Engler, Steven, and Mark Q. Gardiner. (2012). Re-mapping Bateson’s frame. Journal of Ritual Studies 26 (2): 7-20.

Ezcurdia, Maite, and Robert J. Stainton. (2013). The Semantics-Pragmatics Boundary in Philosophy. Peterborough, Ontario: Broadview Press.

Frankenberry, N.K. (2002). Radical Interpretation in Religion. Cambridge: Cambridge University Press.

Frankenberry, N.K. (2014). The study of religion after Davidson and Rorty. American Journal of Theology and Philosophy 35 (3): 195-210.

Gardiner, Mark Q. (2015). Semantic holism and methodological constraints in the study of religion. International Journal for Philosophy of Religion 79 (3): 281-299.

Gardiner, Mark Q., and Steven Engler. (2012). Semantic holism and the insider-outsider problem. Religious Studies 48 (02): 239-255.

Gardiner, Mark Q., and Steven Engler. (2016). The philosophy and semantics of the cognitive science of religion. Journal for the Cognitive Science of Religion 3 (1): 7-35.

Glüer, Kathrin. (2007). Critical notice: Donald Davidson’s Collected Essays. Dialectica 61 (2): 275-284.

Godlove, Terry F. (1984). In what sense are religions conceptual frameworks? Journal of the American Academy of Religion LII (2): 289-305.

Godlove, Terry F. (1989). Interpretation, reductionism, and belief in God. The Journal of Religion 69 (2): 184-198.

Godlove, Terry F. (2002). “Saving belief: on the new materialism in religious studies.” In N.K. Frankenberry (ed.), Radical Interpretation in Religion, 10-24. Cambridge: Cambridge University Press.

Godlove, Terry F. (2014). Kant and the Meaning of Religion. New York: Columbia University Press.

Hare, R.M. (1964). The Language of Morals. New York: Oxford University Press.

Jensen, Jeppe Sinding. (2009). Explanation and interpretation in the comparative study of religion. Religion 39 (4): 331-339.

Jensen, Jeppe Sinding. (2014). What Is Religion? Durham: Acumen Publishing.

Lewis, David. (1969). Convention: A Philosophical Study. Cambridge MA: Harvard University Press.

Lewis, David. (1970). General semantics. Synthese 22 (1/2): 18-67.

Lewis, David. (1974). Radical interpretation. Synthese 27 (3/4): 331-344.

McGinn, Colin. (1977). Semantics for nonindicative sentences. Philosophical Studies: An International Journal for Philosophy in the Analytic Tradition 32: 301-311.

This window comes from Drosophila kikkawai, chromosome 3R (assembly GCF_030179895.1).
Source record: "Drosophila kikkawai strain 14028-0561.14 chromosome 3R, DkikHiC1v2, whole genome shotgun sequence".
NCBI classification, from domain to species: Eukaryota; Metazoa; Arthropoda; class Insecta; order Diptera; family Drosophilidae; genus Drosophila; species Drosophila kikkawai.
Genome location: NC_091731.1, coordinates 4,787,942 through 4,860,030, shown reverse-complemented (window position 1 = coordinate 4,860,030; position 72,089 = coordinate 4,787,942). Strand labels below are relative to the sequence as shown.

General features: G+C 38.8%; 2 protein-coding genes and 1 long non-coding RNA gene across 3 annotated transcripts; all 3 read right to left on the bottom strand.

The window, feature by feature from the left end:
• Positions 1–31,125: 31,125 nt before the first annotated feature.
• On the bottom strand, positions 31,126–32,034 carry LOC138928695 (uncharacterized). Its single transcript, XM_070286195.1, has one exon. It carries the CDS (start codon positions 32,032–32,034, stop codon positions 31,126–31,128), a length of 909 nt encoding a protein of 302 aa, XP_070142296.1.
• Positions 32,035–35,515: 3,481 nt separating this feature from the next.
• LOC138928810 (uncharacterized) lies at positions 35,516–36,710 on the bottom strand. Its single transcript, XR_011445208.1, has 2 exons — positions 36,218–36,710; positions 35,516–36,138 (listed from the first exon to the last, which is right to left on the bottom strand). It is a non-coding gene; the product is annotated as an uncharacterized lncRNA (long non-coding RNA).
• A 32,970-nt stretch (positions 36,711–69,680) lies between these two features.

Pagin, Peter. (1999). “Radical interpretation and compositional structure.” In U.M. Zeglen (ed.), Donald Davidson; Truth, Meaning and Knowledge, 59-72. London: Routledge.

Penner, Hans H. (1994). Holistic analysis: conjectures and refutations. Journal of the American Academy of Religion 62 (4): 977-996.

Penner, Hans H. (1995). Why does semantics matter to the study of religion? Method & Theory in the Study of Religion 7 (3): 221-249.

Price, Huw, Simon Blackburn, Robert Brandom, Paul Horwich, and Michael Williams. (2013). Expressivism, Pragmatism and Representationalism. Cambridge: Cambridge University Press.

Pyysiäinen, Ilkka. (2004). Magic, Miracles, and Religion: A Scientist’s Perspective. Walnut Creek, CA: AltMira Press.

Quine, W.V. (1960). Word and Object. Cambridge MA: Technology Press.

Schilbrack, Kevin. (2002). The study of religious belief after Donald Davidson. Method & Theory in the Study of Religion 14 (3/4): 334-349.

Schilbrack, Kevin. (2014). Philosophy and the Study of Religions; A Manifesto. Oxford: Wiley-Blackwell.

Starr, William B. (2014). Mood, force and truth. Protosociology. 31: 160-181.

Vásquez, Manuel A. (2011). More Than Belief: A Materialist Theory of Religion. New York: Oxford University Press.

Wittgenstein, Ludwig. (1953 (1972)). Philosophical Investigations, trans. by G.E.M. Anscombe. Oxford: Blackwell.

Figures

Information

Content Metrics

Content Metrics

All Time Past Year Past 30 Days
Abstract Views 13 13 13
Full Text Views 4 4 4
PDF Downloads 0 0 0
EPUB Downloads 0 0 0